Saturday, June 11, 2016

Over the Ruins of Amazonia: At the Frontiers of Climate Change

The indigenous population of the Amazon are key chess pieces in the current 'game' of climate change. Located mostly in Brazil but shared with neighbouring countries, and representing over half of the world's remaining rain forest (!!!), what happens in the contest between protectors of the Amazon rainforest - including activists, some scientists, some NGOs, and indigenous populations - and those neoliberal multinationals and government forces which would want to exploit it in the context of Brazil's emerging economy, will play a large role in determining to what extent irreversible damage is done to this particular pivotal area, and have a reverberating effect on similar conflicts. As with many contested sites: the battle-lines are increasingly clear, the stakes are global, and those defending the Amazon are in a position of increasing weakness against well-resourced, in a way unbeatable, global machine of capitalism. As hopeless as it is to struggle against this overwhelming force, it won't stop soon.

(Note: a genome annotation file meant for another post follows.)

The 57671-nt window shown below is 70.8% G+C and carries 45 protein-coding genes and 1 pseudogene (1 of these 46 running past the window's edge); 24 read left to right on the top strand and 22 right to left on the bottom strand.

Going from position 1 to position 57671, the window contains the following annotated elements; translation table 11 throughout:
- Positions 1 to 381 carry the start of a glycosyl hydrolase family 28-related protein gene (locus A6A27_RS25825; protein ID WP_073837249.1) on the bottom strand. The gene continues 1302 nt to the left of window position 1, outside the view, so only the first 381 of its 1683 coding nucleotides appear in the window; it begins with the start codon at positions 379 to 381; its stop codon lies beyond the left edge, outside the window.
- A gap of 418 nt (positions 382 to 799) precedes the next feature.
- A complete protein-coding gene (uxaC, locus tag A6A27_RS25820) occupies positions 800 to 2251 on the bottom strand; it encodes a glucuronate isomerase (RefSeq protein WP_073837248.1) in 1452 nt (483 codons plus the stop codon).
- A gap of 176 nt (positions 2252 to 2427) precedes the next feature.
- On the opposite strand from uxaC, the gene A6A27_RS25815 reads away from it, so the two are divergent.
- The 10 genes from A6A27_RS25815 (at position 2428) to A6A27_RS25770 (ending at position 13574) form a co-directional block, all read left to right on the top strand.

Brazil's 'coup' (parentheses only for technical definition reasons, I am happy to call it a coup) last month has not exactly helped the situation, although as architect Paolo Tavares points out in his comprehensive lecture, part of HAU's curated Brazil-focused program called The Sky is Already Falling, it's just another complicated political event in a long tradition of Brazilian political history. The leftist governments of the 1980s, he points out, actually accelerated the forced relocation of indigenous populations in the Amazon, in the name of forest clearing and cultivation. The impeachment will have an effect, and yes that would appear to be largely negative in terms of the aforementioned conflict, but it's not necessarily a large change from what was already occurring anyway. This is a bipartisan project of colonial violence propelled by capitalist interest.